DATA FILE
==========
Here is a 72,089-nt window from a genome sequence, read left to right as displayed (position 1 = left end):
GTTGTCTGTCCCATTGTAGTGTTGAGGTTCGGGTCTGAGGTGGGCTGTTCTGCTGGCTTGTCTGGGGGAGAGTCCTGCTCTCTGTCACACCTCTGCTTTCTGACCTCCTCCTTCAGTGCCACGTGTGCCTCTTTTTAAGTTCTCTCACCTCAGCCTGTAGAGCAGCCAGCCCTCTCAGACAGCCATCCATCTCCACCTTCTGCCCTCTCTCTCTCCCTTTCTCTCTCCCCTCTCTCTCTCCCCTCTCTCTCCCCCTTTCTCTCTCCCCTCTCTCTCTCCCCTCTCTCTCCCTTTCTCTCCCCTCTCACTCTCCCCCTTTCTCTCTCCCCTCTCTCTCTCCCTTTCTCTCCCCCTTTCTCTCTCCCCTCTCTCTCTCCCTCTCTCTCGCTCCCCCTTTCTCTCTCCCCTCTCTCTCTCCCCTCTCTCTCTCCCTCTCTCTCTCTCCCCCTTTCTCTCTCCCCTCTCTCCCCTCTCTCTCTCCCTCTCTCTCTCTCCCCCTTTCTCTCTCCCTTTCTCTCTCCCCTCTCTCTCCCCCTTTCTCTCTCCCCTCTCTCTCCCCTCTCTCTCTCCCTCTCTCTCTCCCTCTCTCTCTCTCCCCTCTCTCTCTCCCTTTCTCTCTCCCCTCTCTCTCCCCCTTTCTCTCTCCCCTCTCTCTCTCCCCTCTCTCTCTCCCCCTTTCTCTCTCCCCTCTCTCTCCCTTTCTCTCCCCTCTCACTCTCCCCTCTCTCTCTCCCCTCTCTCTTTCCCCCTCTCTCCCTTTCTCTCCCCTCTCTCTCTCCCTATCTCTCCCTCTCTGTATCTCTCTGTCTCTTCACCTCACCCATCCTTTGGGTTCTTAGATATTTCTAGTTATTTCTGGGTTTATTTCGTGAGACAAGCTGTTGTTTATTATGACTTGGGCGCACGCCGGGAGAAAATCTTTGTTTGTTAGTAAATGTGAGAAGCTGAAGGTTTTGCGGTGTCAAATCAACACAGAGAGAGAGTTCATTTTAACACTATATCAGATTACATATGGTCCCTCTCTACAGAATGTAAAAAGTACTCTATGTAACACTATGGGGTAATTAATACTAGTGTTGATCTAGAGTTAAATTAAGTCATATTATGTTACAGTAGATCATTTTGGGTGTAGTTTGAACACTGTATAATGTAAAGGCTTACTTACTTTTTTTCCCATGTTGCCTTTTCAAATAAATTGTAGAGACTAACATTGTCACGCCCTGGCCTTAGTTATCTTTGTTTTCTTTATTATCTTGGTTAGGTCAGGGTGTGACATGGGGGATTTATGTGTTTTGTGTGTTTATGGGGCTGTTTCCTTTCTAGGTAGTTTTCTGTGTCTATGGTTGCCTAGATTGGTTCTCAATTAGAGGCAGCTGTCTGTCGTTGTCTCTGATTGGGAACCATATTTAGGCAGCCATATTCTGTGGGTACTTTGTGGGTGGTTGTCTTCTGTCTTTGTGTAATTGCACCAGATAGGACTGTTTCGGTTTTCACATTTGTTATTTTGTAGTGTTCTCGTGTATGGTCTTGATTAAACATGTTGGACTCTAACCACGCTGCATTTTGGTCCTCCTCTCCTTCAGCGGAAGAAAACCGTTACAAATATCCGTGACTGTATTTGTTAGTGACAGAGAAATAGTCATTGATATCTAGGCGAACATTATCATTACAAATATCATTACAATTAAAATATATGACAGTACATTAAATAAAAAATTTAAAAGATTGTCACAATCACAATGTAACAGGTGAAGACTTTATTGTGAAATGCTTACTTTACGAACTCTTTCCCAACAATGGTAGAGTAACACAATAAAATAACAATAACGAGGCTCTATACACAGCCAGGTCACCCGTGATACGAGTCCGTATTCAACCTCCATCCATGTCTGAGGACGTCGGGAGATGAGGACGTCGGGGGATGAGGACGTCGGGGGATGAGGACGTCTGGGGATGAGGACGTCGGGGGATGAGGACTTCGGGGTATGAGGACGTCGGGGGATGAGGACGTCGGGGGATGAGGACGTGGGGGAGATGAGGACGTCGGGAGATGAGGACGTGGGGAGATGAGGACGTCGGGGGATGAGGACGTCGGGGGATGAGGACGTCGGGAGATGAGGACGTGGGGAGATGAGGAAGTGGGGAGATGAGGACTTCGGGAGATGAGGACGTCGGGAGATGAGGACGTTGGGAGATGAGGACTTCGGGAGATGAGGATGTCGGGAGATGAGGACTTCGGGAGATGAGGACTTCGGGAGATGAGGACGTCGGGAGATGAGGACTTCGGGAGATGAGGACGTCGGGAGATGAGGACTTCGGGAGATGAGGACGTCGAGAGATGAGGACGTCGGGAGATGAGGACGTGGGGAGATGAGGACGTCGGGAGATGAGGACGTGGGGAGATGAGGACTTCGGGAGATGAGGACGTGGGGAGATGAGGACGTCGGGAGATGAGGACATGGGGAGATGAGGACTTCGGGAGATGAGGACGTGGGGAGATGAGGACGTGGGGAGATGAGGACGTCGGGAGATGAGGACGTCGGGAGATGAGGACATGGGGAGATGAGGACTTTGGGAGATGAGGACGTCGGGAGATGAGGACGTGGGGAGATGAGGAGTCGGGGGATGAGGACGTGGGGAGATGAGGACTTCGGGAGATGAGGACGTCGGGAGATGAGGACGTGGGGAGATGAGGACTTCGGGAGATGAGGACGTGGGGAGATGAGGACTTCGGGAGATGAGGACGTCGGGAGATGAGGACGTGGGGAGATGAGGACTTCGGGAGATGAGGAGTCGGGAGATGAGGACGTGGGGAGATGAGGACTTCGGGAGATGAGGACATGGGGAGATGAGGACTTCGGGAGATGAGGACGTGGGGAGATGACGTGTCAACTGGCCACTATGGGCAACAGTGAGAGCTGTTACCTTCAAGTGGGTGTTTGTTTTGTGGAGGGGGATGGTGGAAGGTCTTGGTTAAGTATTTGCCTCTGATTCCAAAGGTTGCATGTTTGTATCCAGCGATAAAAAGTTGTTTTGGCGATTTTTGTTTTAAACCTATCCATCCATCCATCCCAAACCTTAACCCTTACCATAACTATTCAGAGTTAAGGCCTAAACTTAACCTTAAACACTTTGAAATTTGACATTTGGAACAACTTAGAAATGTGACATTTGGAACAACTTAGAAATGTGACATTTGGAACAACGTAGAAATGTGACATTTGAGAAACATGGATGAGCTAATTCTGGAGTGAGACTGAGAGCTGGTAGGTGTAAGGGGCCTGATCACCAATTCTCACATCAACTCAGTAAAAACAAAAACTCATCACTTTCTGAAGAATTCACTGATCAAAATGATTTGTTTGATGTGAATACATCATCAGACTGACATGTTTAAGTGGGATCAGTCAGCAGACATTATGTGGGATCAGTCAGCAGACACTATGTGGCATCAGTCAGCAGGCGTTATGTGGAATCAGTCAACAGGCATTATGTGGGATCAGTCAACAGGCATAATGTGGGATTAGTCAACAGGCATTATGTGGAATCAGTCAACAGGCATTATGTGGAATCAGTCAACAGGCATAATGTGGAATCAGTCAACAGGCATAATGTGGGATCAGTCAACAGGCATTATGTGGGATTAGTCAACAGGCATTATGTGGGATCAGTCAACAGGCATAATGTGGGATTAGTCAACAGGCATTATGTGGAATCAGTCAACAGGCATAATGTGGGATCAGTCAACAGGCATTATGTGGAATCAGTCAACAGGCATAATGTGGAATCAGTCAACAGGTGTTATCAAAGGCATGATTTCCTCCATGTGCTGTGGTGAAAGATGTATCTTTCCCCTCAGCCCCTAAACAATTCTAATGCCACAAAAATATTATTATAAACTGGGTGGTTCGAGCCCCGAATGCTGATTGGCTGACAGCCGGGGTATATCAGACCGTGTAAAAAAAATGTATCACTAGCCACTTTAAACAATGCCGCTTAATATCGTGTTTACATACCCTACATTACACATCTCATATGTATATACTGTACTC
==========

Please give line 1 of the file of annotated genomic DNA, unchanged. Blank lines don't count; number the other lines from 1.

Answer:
Here is a 72,089-nt window from a genome sequence, read left to right as displayed (position 1 = left end):